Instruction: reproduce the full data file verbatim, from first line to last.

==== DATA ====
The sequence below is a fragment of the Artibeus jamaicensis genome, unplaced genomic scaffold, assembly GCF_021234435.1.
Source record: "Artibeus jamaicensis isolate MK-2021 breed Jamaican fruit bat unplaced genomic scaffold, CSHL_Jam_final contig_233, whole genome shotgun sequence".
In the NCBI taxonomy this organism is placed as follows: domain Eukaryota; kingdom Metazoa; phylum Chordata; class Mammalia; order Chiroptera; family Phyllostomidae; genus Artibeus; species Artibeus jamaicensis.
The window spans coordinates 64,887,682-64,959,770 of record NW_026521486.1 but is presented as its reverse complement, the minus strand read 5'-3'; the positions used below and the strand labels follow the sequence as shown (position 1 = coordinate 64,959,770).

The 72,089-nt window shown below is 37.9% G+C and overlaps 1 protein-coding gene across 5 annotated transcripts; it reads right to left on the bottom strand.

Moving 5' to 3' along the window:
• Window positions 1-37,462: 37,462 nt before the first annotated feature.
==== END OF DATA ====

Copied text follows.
The sequence below is a fragment of the Artibeus jamaicensis genome, unplaced genomic scaffold, assembly GCF_021234435.1.
Source record: "Artibeus jamaicensis isolate MK-2021 breed Jamaican fruit bat unplaced genomic scaffold, CSHL_Jam_final contig_233, whole genome shotgun sequence".
In the NCBI taxonomy this organism is placed as follows: domain Eukaryota; kingdom Metazoa; phylum Chordata; class Mammalia; order Chiroptera; family Phyllostomidae; genus Artibeus; species Artibeus jamaicensis.
The window spans coordinates 64,887,682-64,959,770 of record NW_026521486.1 but is presented as its reverse complement, the minus strand read 5'-3'; the positions used below and the strand labels follow the sequence as shown (position 1 = coordinate 64,959,770).

The 72,089-nt window shown below is 37.9% G+C and overlaps 1 protein-coding gene across 5 annotated transcripts; it reads right to left on the bottom strand.

Moving 5' to 3' along the window:
• Window positions 1-37,462: 37,462 nt before the first annotated feature.